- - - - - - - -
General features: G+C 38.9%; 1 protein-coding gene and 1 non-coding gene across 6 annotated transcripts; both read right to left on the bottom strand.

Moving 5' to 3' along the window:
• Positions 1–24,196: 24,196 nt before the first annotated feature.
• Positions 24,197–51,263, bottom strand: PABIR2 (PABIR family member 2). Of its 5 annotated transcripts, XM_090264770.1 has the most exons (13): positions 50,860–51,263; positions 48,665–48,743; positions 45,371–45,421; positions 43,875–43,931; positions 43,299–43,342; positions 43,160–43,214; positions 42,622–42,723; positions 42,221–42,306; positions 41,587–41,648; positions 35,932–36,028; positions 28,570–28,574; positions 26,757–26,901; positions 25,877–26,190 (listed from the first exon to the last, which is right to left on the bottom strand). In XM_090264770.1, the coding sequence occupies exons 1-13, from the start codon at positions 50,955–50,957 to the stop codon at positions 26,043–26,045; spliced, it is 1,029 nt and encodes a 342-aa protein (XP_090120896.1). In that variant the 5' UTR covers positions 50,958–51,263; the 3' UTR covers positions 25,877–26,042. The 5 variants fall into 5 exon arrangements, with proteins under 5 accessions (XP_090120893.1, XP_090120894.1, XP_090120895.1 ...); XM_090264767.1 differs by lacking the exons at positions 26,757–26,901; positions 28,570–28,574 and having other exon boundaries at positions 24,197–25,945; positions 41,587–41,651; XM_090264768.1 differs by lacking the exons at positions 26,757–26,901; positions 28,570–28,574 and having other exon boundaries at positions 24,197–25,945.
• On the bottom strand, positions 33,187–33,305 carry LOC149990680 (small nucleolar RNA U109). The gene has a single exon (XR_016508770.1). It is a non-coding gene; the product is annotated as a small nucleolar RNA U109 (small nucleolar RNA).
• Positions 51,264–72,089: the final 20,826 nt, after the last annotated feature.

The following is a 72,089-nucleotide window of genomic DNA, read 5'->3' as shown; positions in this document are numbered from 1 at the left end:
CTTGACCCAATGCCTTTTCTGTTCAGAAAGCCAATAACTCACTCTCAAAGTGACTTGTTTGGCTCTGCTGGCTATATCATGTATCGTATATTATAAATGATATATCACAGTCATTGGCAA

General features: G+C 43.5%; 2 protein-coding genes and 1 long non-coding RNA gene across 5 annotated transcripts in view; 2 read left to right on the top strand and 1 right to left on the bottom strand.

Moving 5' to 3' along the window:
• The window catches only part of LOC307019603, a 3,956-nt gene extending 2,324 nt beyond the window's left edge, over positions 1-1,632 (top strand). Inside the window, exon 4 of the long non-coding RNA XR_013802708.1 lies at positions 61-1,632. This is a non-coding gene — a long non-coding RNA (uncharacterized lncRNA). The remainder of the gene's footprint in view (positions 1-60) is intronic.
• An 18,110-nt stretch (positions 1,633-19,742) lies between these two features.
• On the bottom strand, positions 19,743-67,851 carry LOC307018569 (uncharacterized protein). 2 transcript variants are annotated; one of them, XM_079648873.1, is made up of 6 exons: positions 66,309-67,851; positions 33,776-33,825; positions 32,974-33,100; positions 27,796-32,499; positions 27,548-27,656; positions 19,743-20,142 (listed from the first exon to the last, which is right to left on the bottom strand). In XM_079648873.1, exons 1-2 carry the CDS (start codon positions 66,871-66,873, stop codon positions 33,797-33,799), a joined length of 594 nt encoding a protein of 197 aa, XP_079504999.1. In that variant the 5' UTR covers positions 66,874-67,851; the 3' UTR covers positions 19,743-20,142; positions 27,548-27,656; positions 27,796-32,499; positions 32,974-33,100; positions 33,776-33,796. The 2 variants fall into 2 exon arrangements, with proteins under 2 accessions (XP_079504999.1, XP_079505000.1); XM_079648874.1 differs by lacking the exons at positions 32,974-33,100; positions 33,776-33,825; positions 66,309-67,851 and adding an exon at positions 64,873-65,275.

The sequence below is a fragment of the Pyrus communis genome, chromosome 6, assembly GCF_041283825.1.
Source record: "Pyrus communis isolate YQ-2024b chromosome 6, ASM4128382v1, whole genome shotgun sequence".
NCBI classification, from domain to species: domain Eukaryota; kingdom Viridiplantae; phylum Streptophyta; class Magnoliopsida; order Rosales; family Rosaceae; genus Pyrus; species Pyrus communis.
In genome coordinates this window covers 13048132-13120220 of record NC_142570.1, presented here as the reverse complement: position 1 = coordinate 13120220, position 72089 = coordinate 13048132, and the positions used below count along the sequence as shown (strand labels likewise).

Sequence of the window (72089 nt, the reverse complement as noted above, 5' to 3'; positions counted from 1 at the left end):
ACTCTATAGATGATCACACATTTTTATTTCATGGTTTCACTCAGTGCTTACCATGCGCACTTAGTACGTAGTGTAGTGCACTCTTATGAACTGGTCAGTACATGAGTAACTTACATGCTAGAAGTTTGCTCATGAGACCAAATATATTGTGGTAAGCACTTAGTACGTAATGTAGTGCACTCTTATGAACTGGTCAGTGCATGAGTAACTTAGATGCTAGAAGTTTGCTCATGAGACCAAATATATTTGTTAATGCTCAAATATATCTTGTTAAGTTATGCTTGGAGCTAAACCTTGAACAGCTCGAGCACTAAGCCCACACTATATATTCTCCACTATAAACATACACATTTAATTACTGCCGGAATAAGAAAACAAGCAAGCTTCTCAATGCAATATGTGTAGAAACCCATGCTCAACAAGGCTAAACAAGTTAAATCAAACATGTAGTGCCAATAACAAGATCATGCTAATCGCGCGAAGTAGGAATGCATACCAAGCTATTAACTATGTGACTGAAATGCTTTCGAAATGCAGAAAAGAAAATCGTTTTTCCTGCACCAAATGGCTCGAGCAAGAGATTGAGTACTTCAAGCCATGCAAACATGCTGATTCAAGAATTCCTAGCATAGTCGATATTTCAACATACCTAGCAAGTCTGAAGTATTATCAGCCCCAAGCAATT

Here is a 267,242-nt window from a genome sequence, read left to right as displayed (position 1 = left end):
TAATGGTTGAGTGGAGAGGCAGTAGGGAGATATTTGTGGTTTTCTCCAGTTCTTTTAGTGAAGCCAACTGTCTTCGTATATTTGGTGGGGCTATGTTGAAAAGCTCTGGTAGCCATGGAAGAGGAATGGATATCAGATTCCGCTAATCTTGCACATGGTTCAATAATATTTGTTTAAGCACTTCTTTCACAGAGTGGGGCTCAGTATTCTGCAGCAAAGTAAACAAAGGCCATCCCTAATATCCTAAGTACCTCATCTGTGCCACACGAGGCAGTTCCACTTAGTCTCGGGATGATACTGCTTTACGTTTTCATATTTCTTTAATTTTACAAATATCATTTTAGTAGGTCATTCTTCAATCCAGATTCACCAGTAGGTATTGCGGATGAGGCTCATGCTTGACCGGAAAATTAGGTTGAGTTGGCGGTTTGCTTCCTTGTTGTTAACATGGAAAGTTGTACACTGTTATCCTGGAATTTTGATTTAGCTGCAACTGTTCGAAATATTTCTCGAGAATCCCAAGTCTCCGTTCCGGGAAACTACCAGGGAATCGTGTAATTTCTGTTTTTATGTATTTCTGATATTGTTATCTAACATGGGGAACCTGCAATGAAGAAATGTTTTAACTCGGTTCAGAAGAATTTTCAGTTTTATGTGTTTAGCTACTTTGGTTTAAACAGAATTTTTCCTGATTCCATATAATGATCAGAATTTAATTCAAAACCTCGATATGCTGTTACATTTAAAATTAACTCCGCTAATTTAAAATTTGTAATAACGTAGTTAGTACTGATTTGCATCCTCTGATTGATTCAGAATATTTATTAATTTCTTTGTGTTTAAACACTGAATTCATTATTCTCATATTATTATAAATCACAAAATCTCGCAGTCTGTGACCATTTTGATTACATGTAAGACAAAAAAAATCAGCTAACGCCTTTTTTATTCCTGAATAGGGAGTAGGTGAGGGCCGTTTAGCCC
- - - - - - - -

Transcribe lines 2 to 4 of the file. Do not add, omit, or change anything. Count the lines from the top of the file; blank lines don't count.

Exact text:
Moving 5' to 3' along the window:
• Positions 1–24,196: 24,196 nt before the first annotated feature.
• Positions 24,197–51,263, bottom strand: PABIR2 (PABIR family member 2). Of its 5 annotated transcripts, XM_090264770.1 has the most exons (13): positions 50,860–51,263; positions 48,665–48,743; positions 45,371–45,421; positions 43,875–43,931; positions 43,299–43,342; positions 43,160–43,214; positions 42,622–42,723; positions 42,221–42,306; positions 41,587–41,648; positions 35,932–36,028; positions 28,570–28,574; positions 26,757–26,901; positions 25,877–26,190 (listed from the first exon to the last, which is right to left on the bottom strand). In XM_090264770.1, the coding sequence occupies exons 1-13, from the start codon at positions 50,955–50,957 to the stop codon at positions 26,043–26,045; spliced, it is 1,029 nt and encodes a 342-aa protein (XP_090120896.1). In that variant the 5' UTR covers positions 50,958–51,263; the 3' UTR covers positions 25,877–26,042. The 5 variants fall into 5 exon arrangements, with proteins under 5 accessions (XP_090120893.1, XP_090120894.1, XP_090120895.1 ...); XM_090264767.1 differs by lacking the exons at positions 26,757–26,901; positions 28,570–28,574 and having other exon boundaries at positions 24,197–25,945; positions 41,587–41,651; XM_090264768.1 differs by lacking the exons at positions 26,757–26,901; positions 28,570–28,574 and having other exon boundaries at positions 24,197–25,945.